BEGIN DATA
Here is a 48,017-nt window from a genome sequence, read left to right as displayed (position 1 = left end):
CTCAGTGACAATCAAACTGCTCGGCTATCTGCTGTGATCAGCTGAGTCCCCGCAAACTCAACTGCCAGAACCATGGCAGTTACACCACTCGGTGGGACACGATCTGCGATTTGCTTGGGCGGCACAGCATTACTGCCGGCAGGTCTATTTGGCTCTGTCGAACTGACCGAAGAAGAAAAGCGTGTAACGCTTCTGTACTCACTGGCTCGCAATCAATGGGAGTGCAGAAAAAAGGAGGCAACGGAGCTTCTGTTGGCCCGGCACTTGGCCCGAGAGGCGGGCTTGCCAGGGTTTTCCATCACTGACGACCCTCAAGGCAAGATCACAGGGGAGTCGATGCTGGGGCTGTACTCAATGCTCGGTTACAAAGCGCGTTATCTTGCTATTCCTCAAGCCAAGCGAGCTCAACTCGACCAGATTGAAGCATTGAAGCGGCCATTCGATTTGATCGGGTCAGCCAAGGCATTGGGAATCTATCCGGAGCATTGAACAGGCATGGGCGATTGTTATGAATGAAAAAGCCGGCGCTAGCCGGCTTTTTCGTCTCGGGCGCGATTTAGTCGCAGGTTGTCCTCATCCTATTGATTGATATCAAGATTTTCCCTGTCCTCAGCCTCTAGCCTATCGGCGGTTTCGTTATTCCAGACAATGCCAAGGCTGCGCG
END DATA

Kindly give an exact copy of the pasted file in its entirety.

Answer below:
Here is a 48,017-nt window from a genome sequence, read left to right as displayed (position 1 = left end):
CTCAGTGACAATCAAACTGCTCGGCTATCTGCTGTGATCAGCTGAGTCCCCGCAAACTCAACTGCCAGAACCATGGCAGTTACACCACTCGGTGGGACACGATCTGCGATTTGCTTGGGCGGCACAGCATTACTGCCGGCAGGTCTATTTGGCTCTGTCGAACTGACCGAAGAAGAAAAGCGTGTAACGCTTCTGTACTCACTGGCTCGCAATCAATGGGAGTGCAGAAAAAAGGAGGCAACGGAGCTTCTGTTGGCCCGGCACTTGGCCCGAGAGGCGGGCTTGCCAGGGTTTTCCATCACTGACGACCCTCAAGGCAAGATCACAGGGGAGTCGATGCTGGGGCTGTACTCAATGCTCGGTTACAAAGCGCGTTATCTTGCTATTCCTCAAGCCAAGCGAGCTCAACTCGACCAGATTGAAGCATTGAAGCGGCCATTCGATTTGATCGGGTCAGCCAAGGCATTGGGAATCTATCCGGAGCATTGAACAGGCATGGGCGATTGTTATGAATGAAAAAGCCGGCGCTAGCCGGCTTTTTCGTCTCGGGCGCGATTTAGTCGCAGGTTGTCCTCATCCTATTGATTGATATCAAGATTTTCCCTGTCCTCAGCCTCTAGCCTATCGGCGGTTTCGTTATTCCAGACAATGCCAAGGCTGCGCG